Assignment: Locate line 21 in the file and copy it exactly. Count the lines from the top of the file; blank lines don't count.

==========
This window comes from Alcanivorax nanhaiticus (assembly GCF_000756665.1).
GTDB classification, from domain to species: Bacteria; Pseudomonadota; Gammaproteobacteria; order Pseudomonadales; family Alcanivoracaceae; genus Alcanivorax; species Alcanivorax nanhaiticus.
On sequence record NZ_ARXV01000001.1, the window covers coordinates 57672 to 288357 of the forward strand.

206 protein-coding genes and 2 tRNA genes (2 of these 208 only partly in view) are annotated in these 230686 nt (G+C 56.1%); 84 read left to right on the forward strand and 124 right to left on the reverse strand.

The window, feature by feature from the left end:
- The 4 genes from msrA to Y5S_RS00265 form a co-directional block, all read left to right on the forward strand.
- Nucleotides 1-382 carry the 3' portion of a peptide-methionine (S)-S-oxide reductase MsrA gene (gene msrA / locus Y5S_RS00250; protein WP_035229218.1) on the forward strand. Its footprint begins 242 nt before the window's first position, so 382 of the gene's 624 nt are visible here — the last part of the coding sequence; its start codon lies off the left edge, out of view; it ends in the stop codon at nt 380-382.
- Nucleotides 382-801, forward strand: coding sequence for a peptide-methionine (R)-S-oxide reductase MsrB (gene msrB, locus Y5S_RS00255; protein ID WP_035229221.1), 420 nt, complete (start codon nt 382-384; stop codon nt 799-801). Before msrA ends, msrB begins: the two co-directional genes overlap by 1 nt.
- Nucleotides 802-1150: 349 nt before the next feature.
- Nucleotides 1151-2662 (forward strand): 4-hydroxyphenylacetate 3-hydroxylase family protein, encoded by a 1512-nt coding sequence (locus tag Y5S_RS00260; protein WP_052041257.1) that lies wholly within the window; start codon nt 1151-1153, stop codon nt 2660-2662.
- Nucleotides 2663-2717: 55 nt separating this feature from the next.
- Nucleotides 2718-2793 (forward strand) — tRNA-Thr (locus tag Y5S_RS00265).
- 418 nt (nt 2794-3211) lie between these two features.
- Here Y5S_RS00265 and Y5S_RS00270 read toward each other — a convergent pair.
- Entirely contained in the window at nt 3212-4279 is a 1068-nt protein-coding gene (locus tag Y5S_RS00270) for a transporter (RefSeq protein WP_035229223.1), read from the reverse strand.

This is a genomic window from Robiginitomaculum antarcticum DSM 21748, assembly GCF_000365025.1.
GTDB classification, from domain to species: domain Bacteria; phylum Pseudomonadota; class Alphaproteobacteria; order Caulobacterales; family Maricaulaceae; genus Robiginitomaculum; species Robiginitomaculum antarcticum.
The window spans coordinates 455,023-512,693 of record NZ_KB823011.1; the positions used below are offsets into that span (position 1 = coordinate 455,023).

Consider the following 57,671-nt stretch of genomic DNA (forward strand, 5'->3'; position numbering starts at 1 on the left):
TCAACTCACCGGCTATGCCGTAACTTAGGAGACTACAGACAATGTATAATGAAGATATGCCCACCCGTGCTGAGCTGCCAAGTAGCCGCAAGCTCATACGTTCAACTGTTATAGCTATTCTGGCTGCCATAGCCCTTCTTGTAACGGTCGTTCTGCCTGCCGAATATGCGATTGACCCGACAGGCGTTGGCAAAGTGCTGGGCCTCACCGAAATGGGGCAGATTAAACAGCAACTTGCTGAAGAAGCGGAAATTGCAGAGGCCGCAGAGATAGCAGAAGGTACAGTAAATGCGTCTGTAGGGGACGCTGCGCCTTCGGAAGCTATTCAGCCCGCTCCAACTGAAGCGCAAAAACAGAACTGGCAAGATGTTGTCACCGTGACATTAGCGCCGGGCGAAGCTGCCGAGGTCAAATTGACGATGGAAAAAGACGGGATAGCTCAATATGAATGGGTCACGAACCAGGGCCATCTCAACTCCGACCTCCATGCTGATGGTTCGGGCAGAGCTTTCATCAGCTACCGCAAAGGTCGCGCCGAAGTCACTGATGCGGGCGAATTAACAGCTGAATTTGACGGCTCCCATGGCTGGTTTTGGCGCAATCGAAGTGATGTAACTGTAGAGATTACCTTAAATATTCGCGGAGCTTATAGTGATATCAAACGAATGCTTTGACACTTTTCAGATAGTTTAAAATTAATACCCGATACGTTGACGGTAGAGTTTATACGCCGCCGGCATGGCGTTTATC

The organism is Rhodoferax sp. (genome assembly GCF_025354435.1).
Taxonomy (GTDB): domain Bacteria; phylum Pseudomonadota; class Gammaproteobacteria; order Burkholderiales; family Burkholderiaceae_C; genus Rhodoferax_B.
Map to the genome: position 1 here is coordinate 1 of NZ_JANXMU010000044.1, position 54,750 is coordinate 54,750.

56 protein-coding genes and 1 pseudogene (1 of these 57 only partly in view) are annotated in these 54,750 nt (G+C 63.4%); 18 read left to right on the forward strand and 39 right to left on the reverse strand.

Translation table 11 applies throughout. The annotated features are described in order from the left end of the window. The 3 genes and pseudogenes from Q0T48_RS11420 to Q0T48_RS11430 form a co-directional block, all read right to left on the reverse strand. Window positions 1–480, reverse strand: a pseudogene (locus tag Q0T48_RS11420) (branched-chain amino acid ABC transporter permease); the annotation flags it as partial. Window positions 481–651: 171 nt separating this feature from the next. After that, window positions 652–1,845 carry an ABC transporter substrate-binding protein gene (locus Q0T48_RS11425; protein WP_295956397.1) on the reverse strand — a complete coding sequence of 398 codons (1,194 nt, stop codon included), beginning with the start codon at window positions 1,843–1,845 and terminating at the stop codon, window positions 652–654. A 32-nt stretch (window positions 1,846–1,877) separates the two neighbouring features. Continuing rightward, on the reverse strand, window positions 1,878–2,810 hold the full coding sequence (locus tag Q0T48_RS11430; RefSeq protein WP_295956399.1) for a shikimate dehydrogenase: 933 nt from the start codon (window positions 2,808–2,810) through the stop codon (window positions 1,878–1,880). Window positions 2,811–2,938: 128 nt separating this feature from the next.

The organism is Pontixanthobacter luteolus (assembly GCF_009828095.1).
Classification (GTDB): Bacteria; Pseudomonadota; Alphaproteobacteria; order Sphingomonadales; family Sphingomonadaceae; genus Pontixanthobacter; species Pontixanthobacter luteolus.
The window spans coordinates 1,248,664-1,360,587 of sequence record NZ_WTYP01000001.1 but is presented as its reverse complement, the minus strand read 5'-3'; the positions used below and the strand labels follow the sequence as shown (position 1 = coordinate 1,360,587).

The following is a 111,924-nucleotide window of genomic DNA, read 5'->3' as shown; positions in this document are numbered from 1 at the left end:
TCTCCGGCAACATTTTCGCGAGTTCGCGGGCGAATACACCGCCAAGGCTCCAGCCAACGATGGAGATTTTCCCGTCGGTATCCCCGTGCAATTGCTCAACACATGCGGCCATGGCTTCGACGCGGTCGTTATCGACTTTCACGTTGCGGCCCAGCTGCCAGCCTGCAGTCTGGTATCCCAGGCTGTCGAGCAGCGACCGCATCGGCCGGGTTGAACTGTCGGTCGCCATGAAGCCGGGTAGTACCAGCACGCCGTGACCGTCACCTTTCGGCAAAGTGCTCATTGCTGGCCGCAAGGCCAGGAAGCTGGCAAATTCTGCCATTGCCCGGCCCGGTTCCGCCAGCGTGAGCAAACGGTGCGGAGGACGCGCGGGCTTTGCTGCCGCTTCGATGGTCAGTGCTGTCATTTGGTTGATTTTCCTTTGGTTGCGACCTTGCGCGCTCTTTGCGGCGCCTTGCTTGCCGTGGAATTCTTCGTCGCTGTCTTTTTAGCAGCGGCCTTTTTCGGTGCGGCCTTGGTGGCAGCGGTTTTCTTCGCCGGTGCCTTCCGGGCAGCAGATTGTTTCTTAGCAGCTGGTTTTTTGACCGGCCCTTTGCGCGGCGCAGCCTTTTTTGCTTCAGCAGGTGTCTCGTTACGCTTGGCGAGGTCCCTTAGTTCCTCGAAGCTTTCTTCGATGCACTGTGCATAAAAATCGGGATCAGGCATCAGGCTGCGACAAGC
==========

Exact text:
The organism is Rhodoferax sp. (genome assembly GCF_025354435.1).